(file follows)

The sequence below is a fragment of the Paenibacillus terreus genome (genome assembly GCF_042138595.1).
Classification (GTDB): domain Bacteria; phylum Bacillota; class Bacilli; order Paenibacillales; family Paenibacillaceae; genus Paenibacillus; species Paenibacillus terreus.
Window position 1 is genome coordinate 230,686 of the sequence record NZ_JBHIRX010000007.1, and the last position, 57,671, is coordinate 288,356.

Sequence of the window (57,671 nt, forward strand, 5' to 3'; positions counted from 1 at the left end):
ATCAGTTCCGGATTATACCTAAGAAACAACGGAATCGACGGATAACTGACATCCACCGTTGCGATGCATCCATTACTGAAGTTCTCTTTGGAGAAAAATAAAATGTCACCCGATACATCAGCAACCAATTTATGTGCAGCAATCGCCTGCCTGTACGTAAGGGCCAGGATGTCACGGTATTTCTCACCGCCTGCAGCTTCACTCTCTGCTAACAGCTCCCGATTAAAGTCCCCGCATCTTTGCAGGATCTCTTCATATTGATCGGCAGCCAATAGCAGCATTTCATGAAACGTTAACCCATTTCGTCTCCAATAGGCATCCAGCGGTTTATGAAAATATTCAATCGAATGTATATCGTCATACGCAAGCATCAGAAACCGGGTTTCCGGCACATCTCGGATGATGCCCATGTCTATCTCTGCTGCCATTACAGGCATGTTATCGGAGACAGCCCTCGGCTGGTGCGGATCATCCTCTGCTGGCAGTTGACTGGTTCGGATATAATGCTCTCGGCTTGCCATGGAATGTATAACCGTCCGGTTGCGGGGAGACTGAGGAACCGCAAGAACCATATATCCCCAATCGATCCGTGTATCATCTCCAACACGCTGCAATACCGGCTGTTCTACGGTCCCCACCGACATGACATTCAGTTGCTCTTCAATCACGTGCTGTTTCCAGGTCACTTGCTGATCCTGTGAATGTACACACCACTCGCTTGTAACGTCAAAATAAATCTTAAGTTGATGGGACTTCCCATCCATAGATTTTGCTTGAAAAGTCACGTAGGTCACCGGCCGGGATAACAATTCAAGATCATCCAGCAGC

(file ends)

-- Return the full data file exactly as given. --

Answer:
The sequence below is a fragment of the Paenibacillus terreus genome (genome assembly GCF_042138595.1).
Classification (GTDB): domain Bacteria; phylum Bacillota; class Bacilli; order Paenibacillales; family Paenibacillaceae; genus Paenibacillus; species Paenibacillus terreus.
Window position 1 is genome coordinate 230,686 of the sequence record NZ_JBHIRX010000007.1, and the last position, 57,671, is coordinate 288,356.

Sequence of the window (57,671 nt, forward strand, 5' to 3'; positions counted from 1 at the left end):
ATCAGTTCCGGATTATACCTAAGAAACAACGGAATCGACGGATAACTGACATCCACCGTTGCGATGCATCCATTACTGAAGTTCTCTTTGGAGAAAAATAAAATGTCACCCGATACATCAGCAACCAATTTATGTGCAGCAATCGCCTGCCTGTACGTAAGGGCCAGGATGTCACGGTATTTCTCACCGCCTGCAGCTTCACTCTCTGCTAACAGCTCCCGATTAAAGTCCCCGCATCTTTGCAGGATCTCTTCATATTGATCGGCAGCCAATAGCAGCATTTCATGAAACGTTAACCCATTTCGTCTCCAATAGGCATCCAGCGGTTTATGAAAATATTCAATCGAATGTATATCGTCATACGCAAGCATCAGAAACCGGGTTTCCGGCACATCTCGGATGATGCCCATGTCTATCTCTGCTGCCATTACAGGCATGTTATCGGAGACAGCCCTCGGCTGGTGCGGATCATCCTCTGCTGGCAGTTGACTGGTTCGGATATAATGCTCTCGGCTTGCCATGGAATGTATAACCGTCCGGTTGCGGGGAGACTGAGGAACCGCAAGAACCATATATCCCCAATCGATCCGTGTATCATCTCCAACACGCTGCAATACCGGCTGTTCTACGGTCCCCACCGACATGACATTCAGTTGCTCTTCAATCACGTGCTGTTTCCAGGTCACTTGCTGATCCTGTGAATGTACACACCACTCGCTTGTAACGTCAAAATAAATCTTAAGTTGATGGGACTTCCCATCCATAGATTTTGCTTGAAAAGTCACGTAGGTCACCGGCCGGGATAACAATTCAAGATCATCCAGCAGC